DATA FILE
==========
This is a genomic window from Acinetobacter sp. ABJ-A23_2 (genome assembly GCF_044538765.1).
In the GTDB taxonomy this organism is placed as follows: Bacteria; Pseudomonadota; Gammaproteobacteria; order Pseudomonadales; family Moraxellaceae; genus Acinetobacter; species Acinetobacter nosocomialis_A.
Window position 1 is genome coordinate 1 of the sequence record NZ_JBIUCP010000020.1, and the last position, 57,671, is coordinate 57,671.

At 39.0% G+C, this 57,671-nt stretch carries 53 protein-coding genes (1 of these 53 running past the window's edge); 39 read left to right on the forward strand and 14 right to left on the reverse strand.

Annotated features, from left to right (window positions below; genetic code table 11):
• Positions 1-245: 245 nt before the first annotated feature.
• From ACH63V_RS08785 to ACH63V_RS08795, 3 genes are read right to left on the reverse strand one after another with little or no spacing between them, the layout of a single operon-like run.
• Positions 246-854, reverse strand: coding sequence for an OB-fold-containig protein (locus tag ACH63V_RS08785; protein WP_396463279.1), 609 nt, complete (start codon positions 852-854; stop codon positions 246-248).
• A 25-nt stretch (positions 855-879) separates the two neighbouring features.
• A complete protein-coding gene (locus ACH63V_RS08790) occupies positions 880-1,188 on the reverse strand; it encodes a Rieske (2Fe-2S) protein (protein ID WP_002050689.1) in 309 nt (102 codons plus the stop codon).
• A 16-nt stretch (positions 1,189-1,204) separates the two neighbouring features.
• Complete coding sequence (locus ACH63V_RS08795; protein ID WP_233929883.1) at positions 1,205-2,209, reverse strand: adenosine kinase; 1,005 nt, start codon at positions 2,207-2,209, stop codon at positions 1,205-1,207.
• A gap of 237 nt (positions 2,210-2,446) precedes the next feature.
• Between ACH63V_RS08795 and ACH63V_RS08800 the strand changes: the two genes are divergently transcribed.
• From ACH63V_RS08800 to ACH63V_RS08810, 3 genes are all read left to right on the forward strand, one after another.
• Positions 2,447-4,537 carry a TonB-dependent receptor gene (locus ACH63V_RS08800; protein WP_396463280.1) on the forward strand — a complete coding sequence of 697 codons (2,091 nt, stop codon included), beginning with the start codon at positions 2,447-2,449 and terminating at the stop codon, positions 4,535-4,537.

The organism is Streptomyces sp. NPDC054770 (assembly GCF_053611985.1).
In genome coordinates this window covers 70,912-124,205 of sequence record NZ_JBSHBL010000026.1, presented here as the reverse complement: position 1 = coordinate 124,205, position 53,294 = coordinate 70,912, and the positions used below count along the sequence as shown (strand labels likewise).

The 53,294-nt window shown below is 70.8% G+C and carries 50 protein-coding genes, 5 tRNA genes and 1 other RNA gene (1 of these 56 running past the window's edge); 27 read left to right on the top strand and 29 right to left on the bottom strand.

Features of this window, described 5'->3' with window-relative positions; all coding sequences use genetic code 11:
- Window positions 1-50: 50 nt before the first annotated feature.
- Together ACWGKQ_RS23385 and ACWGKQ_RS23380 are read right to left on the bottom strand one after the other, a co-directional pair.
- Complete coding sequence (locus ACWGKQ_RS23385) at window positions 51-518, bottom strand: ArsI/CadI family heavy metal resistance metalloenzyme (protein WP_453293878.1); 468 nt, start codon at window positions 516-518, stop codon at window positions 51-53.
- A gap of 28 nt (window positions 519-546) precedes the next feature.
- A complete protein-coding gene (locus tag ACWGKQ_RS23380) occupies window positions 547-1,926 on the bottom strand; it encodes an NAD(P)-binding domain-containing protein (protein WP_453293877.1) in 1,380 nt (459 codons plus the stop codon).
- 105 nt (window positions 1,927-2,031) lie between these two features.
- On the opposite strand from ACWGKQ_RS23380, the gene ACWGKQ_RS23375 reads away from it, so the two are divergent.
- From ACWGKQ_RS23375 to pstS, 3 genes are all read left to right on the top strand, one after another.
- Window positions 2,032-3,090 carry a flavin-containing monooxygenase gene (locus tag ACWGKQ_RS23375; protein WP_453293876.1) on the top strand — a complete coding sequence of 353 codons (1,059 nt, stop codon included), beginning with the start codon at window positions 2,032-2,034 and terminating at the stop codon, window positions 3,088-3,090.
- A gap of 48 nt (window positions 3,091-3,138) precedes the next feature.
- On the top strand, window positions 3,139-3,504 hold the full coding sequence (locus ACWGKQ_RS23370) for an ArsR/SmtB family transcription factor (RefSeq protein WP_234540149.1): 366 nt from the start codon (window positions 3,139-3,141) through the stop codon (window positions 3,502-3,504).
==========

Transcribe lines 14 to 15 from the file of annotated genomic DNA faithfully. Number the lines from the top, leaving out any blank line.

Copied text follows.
• Between ACH63V_RS08795 and ACH63V_RS08800 the strand changes: the two genes are divergently transcribed.
• From ACH63V_RS08800 to ACH63V_RS08810, 3 genes are all read left to right on the forward strand, one after another.